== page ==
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Antonio Carluccio does simple cooking

Friday, 13 November 2009

Antonio Carluccio:

Commendatore Antonio Carluccio OBE

In September 2008, Antonio Carluccio, the much loved and respected Italian cookery writer, celebrated 50 years of championing, cooking and eating genuine, regional Italian food and wine. In 1958 at the age of 21 he began to cook simple pasta suppers for himself and his flat-mate on a two-ring stove in Vienna. Now, known for his gentle manner, gruff voice and his wild crop of white hair, Antonio is regarded as the Godfather of Italian gastronomy.

Being born on the Amalfi Coast in the South and raised in the wooded North-West has given Antonio a rare and privileged breadth of culinary knowledge. It was here, in Piedmont, at the age of seven that Antonio started his life-long past-time of hunting and collecting mushrooms and funghi with his father.

After time spent living in Germany, in 1975 Antonio moved to London and while learning English, traded as a wine merchant of Italian wines. His hobby of studying and collecting wild mushrooms continued to flourish as he found many varieties growing in the English countryside close to London, almost completely undiscovered.

Antonio took over the Neal Street Restaurant in Covent Garden in 1981, which traded for 26 years. In 1991 Antonio opened a deli next to the restaurant and in 1998 started the first Carluccio's Caffè in Market Place, London. After ten years developing the Carluccio's caffè business Antonio is no longer a director but continues to work with the Carluccio's team on menu development and chef training whilst also concentrating on new projects.

In 1983 Antonio made his first appearance on BBC 2 talking about Mediterranean food and at the same time was asked to write his first book, An Invitation to Italian Cooking. Subsequently he has written thirteen books, published worldwide and made numerous television programmes including the hugely popular Antonio Carluccio's Northern Italian Feast and Southern Italian Feast.

In 1998, Antonio was awarded the Commendatore OMRI by the President of Italy for services to Italian gastronomy, the equivalent of a British knighthood. In 2007 he was awarded an honorary OBE.

Antonio acknowledges there will always be more to learn about the food he is passionate about. Above all he believes it is important to remain loyal to the ingredients and cooking traditions of his country.

You can find more info on Antonio at the following link:


" This dish is truly wonderful when using the fresh sausages made by the local Norcian masters, who are known as norcini. As they may be difficult to find, I suggest making the sausages from scratch instead- it's not too complicate, and its well worth it. You can get hold of Castelluccio lentils, the Italian puy lentils in a good delicatessen

Serves 4

. 2 garlic cloves, peeled and squashed
. 50g sun dried tomatoes, cut into strips
. 7 tbsp extra virgin olive oil
. 250g Castelluccio lentils
. 450ml chicken stock
. 2 celery stalks, with leaves, chopped
. Salt and pepper

. 500g minced pork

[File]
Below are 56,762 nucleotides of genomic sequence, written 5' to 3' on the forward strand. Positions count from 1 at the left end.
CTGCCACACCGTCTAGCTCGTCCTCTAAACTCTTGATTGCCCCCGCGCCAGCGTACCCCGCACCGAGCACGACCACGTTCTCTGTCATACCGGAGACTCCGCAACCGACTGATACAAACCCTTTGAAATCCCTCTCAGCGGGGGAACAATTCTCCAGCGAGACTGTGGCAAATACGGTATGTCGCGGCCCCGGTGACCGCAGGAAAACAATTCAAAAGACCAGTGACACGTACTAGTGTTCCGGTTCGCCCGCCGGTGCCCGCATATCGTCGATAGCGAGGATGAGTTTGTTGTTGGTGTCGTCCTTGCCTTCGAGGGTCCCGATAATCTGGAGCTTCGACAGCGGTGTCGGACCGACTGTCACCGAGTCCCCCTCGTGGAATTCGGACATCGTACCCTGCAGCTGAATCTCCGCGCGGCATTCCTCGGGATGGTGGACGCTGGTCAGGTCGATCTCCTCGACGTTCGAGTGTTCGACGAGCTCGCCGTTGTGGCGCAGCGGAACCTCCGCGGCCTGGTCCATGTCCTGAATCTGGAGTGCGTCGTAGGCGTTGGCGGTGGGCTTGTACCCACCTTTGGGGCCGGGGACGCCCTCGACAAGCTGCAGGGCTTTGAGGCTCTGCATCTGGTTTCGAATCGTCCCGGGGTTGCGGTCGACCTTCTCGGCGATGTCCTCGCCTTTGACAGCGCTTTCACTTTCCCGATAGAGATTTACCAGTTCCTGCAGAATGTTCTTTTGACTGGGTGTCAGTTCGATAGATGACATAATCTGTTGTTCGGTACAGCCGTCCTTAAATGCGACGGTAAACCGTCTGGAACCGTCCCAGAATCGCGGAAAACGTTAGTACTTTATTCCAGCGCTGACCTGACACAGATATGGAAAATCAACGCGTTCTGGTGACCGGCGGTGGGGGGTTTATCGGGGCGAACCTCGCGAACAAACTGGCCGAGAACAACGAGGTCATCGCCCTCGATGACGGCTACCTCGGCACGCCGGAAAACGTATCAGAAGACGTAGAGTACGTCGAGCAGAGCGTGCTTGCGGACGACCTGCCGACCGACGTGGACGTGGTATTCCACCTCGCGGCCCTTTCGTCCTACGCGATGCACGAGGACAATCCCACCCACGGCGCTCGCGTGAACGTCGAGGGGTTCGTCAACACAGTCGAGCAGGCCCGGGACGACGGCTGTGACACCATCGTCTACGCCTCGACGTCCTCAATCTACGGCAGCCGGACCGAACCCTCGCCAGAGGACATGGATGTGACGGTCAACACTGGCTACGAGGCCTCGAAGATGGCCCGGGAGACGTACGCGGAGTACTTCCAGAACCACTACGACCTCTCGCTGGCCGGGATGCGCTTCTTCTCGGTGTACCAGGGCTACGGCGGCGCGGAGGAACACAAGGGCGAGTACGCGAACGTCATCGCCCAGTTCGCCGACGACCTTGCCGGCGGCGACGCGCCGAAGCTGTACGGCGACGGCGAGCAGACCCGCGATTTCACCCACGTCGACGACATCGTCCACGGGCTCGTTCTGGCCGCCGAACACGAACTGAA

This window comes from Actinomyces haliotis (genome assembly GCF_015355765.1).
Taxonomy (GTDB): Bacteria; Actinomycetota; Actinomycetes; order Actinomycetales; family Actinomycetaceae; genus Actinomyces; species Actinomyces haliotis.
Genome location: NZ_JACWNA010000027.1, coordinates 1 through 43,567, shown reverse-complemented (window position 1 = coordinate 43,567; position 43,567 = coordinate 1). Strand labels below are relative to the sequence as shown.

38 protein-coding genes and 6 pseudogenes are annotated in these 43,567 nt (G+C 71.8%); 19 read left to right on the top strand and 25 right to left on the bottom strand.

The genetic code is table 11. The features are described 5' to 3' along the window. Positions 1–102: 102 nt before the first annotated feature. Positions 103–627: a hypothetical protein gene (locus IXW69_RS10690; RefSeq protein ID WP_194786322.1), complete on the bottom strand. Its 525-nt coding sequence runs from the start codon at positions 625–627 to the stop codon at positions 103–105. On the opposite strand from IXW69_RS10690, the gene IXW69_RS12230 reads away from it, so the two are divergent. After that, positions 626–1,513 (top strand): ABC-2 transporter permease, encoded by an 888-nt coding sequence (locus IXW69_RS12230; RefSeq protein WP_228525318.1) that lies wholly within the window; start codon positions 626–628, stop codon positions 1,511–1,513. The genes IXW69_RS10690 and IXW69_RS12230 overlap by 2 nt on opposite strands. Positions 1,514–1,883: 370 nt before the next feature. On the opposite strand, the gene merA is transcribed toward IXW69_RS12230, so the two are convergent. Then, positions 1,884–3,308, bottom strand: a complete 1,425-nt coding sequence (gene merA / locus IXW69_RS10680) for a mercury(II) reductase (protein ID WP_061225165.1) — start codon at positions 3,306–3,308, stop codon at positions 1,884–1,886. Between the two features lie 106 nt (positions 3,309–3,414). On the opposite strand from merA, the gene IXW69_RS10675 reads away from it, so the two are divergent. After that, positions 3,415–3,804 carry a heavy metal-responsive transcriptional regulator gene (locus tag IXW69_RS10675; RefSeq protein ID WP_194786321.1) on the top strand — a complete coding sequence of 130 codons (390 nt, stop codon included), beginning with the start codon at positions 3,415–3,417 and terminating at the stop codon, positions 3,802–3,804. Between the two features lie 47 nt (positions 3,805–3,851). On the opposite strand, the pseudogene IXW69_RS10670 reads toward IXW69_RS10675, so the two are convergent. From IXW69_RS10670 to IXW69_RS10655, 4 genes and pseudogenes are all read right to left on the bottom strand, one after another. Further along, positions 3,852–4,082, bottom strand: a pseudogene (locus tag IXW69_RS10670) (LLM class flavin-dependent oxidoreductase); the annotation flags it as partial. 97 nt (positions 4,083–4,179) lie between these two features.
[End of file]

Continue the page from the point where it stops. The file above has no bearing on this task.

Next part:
. 50ml strong red wine
. 1 tsp fennel seeds
. 1 mild chilli, finely chopped
. 1 tsp chopped rosemary
. Salt and pepper

1. For the lentils, fry the garlic and the sun- dried tomatoes in 6 tbsp of the olive oil for a few minutes in a large pan.
2. When the garlic starts to turn pale golden, add the lentils, stock and celery, and cook for 30 minutes or until the lentils are soft. Cover and keep warm over a low heat.
3. Meanwhile, in a medium sized bowl, mix the sausage ingredients together well and season with salt and pepper.
4. Take a handful of mince and roll it into a sausage shape, 8 cm long and 3 cm in diameter.
5. Wrap tightly in a piece of foil, closing by turning the ends as you would a sweet
6. Bring a large pan of water to the boil.
7. Poach the sausages in the boiling water until they pop up to the surface, about 2-3 minutes.
8. Leave to cool a little, then take off the foil. This poaching should ensure that the sausages hold together.
9. Moisten the sausages with the remaining olive oil, then fry or grill(or roast) until golden on all sides, about 5 minutes.
10. Add the sausages to the warm lentils, and allow to cook gently together fro 5 minutes. Eat with bread or, if you like, with a few boiled potatoes.

TIRAMISU pg 165 in book

" Tiramisu is now so internationally well known that it can be found absolutely everywhere. But this classic MOF MOF (Minimum of fuss, maximum of flavour) recipe, which I created 30 years ago, is both simple and delicious. Try it, and you will discover that you instantly become a dessert maker!"

Makes 4 individual tiramisus

. 2 egg yolks
. 100g caster sugar
. A few drops of good vanilla essence
. 400g mascarpone cheese
. 80ml single cream
. A little milk, if needed
. 400ml strong espresso coffee
. 4 tsp Kahlua or Tia Maria
. 18 Savoyard biscuits(or ladies fingers, they need to be absorbent)
. Some bitter cocoa powder, to dust

1. In a small bowl, beat the egg yolks, 80g of caster sugar and the vanilla essence together.
2. In a second larger bowl, mix the mascarpone with the cream to make it thinner.
3. Mix the mascarpone with the egg. Should the mixture be too dense, add afew drops of milk.
4. Mix the coffee, chosen liqueur and remaining caster sugar together in a third bowl.
5. Dip the biscuits briefly into the coffee (don't let them absorb too much liquid) and use to line 4 individual ramekins, cutting them in half if necessary to fit.
6. Put in a layer of the mascarpone mixture, then top with some more biscuits, finishing with mascarpone and filling the ramekins to the top.
7. Dust the tops with a little cocoa powder and chill until ready to serve